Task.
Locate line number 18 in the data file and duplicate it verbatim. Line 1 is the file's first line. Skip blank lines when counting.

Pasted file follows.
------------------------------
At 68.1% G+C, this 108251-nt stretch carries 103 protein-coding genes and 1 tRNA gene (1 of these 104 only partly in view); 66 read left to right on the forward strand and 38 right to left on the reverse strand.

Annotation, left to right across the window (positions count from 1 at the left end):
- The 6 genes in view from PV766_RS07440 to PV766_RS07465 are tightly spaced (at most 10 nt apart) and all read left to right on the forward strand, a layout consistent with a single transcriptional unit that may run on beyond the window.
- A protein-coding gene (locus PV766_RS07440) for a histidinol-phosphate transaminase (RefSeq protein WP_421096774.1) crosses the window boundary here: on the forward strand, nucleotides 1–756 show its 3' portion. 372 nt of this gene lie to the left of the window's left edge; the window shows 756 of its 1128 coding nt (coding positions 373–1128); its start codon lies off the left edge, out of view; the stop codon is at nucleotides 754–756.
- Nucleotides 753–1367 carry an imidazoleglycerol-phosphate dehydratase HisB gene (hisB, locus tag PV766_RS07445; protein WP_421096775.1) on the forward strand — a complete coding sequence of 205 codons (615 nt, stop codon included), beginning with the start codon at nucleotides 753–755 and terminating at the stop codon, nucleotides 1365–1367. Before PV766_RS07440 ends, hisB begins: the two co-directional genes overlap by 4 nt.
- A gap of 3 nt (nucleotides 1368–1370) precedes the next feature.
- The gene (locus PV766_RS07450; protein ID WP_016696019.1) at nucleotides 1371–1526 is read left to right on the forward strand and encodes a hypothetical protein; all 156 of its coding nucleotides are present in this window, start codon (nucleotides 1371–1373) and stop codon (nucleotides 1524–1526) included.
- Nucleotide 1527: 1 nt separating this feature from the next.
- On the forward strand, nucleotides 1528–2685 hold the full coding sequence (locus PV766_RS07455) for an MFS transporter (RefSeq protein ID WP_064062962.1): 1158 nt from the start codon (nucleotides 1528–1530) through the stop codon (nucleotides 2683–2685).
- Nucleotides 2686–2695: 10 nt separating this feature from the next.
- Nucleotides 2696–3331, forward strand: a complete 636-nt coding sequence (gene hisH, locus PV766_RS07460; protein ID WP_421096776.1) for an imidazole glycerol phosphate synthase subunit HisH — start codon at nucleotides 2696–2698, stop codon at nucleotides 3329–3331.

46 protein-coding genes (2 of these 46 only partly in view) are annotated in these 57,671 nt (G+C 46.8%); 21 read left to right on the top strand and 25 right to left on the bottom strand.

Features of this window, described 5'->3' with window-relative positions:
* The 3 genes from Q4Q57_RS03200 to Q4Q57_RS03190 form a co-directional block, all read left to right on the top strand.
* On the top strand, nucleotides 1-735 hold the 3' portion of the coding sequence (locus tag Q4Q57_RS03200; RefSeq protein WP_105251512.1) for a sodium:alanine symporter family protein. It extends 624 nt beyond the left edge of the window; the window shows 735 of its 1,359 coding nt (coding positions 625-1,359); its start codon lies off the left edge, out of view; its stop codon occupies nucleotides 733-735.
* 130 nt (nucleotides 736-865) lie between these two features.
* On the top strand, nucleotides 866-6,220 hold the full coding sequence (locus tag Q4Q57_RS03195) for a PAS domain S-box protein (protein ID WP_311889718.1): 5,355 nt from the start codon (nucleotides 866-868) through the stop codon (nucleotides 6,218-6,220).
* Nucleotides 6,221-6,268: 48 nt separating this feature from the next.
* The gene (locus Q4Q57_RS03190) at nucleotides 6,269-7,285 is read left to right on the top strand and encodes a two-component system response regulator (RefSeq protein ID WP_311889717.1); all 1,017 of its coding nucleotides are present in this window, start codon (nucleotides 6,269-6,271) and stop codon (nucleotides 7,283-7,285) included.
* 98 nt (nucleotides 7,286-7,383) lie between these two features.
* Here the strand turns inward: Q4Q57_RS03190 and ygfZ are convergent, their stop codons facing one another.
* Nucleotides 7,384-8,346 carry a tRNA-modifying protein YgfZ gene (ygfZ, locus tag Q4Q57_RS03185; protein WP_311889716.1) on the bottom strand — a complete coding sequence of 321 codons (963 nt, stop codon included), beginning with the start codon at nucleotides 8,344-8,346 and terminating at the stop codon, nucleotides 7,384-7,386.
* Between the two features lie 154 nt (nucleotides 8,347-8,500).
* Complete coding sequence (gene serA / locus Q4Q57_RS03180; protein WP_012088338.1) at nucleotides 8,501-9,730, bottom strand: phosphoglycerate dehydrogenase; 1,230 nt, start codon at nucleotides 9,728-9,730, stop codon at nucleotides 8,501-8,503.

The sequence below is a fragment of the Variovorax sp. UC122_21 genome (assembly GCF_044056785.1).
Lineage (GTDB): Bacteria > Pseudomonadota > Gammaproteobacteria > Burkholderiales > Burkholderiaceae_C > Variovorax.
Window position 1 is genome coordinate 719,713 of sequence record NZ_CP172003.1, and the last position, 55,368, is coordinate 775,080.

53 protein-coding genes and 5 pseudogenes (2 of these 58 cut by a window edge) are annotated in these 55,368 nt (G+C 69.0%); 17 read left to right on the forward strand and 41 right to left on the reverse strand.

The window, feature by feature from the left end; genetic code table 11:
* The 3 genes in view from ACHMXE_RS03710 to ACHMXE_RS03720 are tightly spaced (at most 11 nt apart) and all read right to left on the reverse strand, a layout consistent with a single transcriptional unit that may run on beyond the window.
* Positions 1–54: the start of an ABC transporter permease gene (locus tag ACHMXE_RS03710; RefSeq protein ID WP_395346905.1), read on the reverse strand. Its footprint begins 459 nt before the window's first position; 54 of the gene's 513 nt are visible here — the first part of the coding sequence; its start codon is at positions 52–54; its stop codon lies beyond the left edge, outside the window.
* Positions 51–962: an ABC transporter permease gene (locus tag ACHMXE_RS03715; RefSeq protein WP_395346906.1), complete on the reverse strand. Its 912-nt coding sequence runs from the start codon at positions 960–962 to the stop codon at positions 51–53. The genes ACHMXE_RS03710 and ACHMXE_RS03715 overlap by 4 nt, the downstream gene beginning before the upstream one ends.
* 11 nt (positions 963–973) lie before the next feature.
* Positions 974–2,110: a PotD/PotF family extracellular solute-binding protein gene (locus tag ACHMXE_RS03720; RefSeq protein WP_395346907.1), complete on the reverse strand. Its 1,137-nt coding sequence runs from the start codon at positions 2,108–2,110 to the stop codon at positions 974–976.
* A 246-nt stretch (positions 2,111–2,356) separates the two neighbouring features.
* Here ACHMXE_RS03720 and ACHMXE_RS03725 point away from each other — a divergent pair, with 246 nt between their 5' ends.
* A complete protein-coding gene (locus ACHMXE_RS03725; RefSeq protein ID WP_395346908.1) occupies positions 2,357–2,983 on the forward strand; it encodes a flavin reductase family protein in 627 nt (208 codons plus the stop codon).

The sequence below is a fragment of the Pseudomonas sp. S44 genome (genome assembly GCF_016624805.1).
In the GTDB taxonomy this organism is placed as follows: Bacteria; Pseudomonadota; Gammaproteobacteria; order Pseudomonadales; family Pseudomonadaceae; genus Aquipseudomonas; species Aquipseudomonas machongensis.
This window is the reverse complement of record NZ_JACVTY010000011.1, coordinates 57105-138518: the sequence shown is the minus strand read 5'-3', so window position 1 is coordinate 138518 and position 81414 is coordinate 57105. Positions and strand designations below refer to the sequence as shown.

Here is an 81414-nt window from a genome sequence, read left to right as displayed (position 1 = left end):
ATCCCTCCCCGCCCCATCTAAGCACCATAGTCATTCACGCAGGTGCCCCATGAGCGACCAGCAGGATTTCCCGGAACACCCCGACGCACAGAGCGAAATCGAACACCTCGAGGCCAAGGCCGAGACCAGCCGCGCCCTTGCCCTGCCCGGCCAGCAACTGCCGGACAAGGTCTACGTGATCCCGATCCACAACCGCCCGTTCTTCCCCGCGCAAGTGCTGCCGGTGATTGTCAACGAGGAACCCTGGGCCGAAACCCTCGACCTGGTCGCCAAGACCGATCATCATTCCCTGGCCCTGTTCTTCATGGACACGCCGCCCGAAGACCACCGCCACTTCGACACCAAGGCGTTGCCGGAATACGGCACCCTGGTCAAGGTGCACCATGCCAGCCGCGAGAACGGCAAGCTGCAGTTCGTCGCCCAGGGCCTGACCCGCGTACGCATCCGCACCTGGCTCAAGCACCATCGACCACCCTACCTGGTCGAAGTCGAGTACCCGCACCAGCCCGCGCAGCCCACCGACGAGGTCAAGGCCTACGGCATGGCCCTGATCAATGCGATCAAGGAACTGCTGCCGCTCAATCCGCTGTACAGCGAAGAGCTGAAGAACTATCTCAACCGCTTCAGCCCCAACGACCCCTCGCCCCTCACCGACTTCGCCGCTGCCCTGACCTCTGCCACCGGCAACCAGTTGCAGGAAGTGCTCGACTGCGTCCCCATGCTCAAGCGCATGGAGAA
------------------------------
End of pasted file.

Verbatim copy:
* Nucleotides 6,221-6,268: 48 nt separating this feature from the next.